Home > General OB/GYN Topics, Statistics > A bit about Receiver Operator Curves and Cesarean Delivery

A bit about Receiver Operator Curves and Cesarean Delivery

In a few posts I have mentioned Reciever Operator Curves (ROC), and a few folks have asked what I mean, so I want to explain it.  This is an extremely important concept in medicine, and in decision making in general.  Unfortunately, it is also quite complex.  So complex in fact, that it is possible to explain an ROC in very high end mathematical speaking, such that few would understand (and yes, it can get over my head as well.)  To see this kind of explanation, check out the Wikipedia entry on the ROC.  But I want to try to make it a little simpler.

Let’s take the example we have been working with about cesareans for protracted labor, and see if we can think about an ROC for the decision on whether or not to do a cesarean.   Consider two populations of women: 1) women who given enough time, will deliver a healthy baby and 2) women who bear a baby who will given enough time, will be injured in utero or will deliver vaginally but injured or dead.  Now, consider the decision of whether or not to do a cesarean delivery.  If this decision (the test) is to do a cesarean, we would say that the test was positive, and if the decision were to await a vaginal delivery, we would say that test is negative.   A cesarean delivery for dystocia done in group 2 would be a correct decision (a true positive).  A cesarean delivery done in group 1 would be an incorrect decision (a false positive).  Waiting for vaginal delivery in group 1 would be the correct move (a true negative), and waiting for vaginal delivery in group 2 would be the wrong move (a false negative).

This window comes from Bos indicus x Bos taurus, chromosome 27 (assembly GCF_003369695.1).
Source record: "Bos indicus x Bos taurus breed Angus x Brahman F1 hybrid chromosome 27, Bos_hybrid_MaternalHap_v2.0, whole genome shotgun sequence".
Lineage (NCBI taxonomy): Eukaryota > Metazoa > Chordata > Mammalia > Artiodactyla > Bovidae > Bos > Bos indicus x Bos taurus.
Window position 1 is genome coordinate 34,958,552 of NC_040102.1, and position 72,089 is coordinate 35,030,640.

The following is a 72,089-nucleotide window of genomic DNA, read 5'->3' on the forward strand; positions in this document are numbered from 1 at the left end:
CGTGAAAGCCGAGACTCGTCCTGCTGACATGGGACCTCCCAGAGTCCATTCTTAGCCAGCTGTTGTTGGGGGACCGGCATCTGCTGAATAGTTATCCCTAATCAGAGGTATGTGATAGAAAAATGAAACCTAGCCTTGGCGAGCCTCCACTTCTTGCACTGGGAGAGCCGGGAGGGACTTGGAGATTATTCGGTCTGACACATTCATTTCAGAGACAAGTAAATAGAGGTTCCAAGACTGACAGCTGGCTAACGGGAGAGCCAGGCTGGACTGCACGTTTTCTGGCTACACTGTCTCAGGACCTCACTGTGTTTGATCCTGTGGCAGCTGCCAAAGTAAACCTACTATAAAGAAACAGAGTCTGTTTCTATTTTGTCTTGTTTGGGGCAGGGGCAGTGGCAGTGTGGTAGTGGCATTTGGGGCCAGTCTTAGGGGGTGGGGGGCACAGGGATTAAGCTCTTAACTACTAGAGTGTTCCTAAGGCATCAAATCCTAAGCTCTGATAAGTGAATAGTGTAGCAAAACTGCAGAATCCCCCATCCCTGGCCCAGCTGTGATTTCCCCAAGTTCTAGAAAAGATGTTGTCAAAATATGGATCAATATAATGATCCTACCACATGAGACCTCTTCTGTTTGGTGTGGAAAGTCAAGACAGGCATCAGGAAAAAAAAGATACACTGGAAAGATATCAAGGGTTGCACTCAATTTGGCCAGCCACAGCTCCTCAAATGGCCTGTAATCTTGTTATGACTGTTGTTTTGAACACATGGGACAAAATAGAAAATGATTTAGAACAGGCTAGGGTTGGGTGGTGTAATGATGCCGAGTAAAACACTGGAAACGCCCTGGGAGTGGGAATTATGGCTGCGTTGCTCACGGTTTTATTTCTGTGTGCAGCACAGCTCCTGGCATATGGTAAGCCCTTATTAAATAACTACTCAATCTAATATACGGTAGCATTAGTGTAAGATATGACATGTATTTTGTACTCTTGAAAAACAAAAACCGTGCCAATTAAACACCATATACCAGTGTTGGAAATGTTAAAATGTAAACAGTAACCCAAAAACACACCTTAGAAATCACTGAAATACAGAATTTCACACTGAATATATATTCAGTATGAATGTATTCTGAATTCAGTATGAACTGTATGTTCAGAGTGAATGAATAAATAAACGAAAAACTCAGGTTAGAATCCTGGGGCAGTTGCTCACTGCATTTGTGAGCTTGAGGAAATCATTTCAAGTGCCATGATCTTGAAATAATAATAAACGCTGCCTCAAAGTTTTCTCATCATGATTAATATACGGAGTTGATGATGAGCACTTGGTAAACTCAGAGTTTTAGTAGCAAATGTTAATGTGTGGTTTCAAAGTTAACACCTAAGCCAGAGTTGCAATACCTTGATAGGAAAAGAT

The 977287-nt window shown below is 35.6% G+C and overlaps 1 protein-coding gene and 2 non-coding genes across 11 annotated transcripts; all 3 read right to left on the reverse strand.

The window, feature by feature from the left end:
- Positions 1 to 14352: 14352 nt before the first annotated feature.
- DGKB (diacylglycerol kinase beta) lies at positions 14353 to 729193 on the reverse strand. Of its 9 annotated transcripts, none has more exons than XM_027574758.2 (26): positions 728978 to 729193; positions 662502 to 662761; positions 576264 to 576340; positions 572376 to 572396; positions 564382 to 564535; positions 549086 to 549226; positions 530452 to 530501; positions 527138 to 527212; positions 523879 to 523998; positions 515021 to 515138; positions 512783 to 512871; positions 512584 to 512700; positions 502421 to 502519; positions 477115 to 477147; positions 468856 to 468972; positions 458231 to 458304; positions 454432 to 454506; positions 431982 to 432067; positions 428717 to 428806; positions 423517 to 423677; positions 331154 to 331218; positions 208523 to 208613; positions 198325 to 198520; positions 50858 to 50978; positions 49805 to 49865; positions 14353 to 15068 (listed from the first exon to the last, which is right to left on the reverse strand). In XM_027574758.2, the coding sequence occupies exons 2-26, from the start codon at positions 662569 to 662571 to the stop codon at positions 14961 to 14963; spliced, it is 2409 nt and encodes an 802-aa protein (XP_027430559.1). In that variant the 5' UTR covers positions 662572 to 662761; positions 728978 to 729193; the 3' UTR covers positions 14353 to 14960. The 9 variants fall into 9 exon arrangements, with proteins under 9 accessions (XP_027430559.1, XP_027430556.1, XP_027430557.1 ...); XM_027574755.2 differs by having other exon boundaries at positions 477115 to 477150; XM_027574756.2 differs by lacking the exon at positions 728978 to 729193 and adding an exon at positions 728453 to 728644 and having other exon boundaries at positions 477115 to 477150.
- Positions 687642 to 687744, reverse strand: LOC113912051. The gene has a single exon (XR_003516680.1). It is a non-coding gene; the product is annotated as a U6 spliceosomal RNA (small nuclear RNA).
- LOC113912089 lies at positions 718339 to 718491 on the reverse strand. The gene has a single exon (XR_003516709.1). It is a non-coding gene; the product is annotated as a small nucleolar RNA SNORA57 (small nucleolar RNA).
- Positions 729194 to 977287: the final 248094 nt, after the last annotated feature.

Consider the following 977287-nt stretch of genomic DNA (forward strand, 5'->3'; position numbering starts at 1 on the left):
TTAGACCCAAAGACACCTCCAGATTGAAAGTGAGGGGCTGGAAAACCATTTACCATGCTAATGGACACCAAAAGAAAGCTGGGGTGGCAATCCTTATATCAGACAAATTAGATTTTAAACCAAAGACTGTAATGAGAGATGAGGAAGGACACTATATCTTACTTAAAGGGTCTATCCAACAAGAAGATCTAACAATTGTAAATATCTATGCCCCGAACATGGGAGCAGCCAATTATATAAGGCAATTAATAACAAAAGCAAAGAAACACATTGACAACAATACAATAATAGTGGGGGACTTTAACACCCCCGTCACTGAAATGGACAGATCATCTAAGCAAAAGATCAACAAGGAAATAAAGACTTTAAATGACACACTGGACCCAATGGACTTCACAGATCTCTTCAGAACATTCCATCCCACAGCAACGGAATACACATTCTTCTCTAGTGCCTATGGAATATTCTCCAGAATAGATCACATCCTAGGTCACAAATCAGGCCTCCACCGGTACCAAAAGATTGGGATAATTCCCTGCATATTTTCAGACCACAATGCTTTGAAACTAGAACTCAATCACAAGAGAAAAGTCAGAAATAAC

So what about ROC.   ROC is a graph of the sensitivity of a test versus the inverse of its specificity.  OK its getting confusing already, and that’s why ROC is a little hard to understand.

Sensitivity is the likelihood that the test will correctly identify those with a condition (likelihood that babies that need to be delivered by cesarean to be uninjured will get a cesarean), and specificity is the likelihood that the test will correctly identify those without the condition (likelihood that those who will eventually deliver vaginally uninjured will not get a cesarean).